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What to do if you suspect animal abuse or neglect

Report Horse Abuse and Neglect the first time you see it!

Note: Equine Rescues do not have the authority to seize animals, only Animal Control and Law Enforcement have that authority.

Don’t wait for someone else… Report Animal Abuse and Neglect!

Document and report everything as well as you can. Take note of times, dates, descriptions of animal and its environment, exact location, trouble signs, etc. Write detailed (and non emotional) facts of the case. Take photos if possible – Be Safe!  Don’t Trespass! Don’t attempt to photograph if your safety is questionable.

The more information you have, the more likely quick action will be taken.

  • When assessing the condition of the horse, many other factors aside from weight must be considered:
    • Is the coat of the animal dull, filthy and unkempt?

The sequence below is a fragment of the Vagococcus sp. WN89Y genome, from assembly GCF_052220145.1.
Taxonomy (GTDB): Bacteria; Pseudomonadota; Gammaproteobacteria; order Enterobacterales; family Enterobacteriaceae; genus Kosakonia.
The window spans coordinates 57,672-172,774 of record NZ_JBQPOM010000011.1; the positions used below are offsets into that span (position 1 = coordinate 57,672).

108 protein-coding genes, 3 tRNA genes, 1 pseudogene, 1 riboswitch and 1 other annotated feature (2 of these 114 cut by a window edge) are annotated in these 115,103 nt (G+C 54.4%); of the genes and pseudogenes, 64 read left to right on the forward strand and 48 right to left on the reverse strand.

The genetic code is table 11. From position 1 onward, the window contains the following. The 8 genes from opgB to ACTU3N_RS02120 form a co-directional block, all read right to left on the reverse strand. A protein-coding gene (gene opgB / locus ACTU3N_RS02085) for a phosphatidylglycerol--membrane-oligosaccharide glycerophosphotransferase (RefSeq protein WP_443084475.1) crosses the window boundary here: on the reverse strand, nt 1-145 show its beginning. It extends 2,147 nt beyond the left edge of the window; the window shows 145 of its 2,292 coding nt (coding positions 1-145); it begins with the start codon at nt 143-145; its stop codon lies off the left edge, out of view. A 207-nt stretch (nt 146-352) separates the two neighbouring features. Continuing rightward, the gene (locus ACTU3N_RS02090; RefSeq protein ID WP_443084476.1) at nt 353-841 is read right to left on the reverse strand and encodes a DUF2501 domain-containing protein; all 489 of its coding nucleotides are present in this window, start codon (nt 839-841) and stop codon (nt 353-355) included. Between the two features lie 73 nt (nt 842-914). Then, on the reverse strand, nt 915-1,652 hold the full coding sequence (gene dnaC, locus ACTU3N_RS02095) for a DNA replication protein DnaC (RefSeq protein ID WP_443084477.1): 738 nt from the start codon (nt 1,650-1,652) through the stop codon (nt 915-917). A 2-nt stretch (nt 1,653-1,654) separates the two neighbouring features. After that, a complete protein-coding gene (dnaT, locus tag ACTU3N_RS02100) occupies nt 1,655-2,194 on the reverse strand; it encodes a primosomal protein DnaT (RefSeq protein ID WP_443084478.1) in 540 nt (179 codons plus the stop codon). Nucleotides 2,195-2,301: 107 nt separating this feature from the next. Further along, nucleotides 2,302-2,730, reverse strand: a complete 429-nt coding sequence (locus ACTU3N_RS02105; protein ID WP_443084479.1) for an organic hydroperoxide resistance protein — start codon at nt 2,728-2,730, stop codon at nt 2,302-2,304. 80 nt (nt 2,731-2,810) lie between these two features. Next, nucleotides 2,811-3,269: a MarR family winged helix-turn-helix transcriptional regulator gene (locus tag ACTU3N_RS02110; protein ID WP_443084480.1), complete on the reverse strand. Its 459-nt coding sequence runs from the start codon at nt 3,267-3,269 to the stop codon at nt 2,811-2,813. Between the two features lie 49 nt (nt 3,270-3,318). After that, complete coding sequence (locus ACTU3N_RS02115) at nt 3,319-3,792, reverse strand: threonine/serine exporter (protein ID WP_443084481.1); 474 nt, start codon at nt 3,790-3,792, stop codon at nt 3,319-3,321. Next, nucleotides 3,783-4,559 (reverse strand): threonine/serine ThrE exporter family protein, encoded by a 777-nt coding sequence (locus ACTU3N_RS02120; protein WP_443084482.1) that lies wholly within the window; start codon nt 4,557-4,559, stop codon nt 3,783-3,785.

• Does the animal suffer from muscular atrophy?
    • Are the hooves cracked, split, or curling upward at the toe?
    • Can you see open wounds or sores that appear to be untreated?
    • Is there no food or water source to be seen? Is the food or water source fresh?
    • Is the animal’s environment hazardous (junk on the ground, nails protruding from fencing, etc.)?
    • If the horses are corralled or stalled, are there several weeks accumulation of manure present?
    • Have you personally witnessed someone physically abusing a horse?
  • Be ready to give them location details:
    • Address, mile markers, City
    • Loation on the property in questions: behind the barn, northeast corner of the south pasture, etc.

Call your local sheriff’s office on their non-emergency line as soon as possible. Tell the dispatcher at this non-emergency line that you’re reporting a possible case of animal neglect/abuse. Don’t exaggerate the number of animals involved or their condition – give only the facts as you see them.

Ask to have the deputy/police officer contact you once the animal has been checked. Ask for a case number and write down it down.  Reference it later when you follow up. The case number will be something similar to 12-12345.

Just to be safe, confirm with the dispatcher which agency will be investigating your complaint.

Follow up! Find out what action has been taken. Law enforcement agencies can be very busy; make sure action has been taken!


Deschutes County Sheriff’s Office  Non-Emergency (541) 693-6911



If you have questions about livestock found on your property, or that you have lost, you can contact the Oregon Brand Inspector at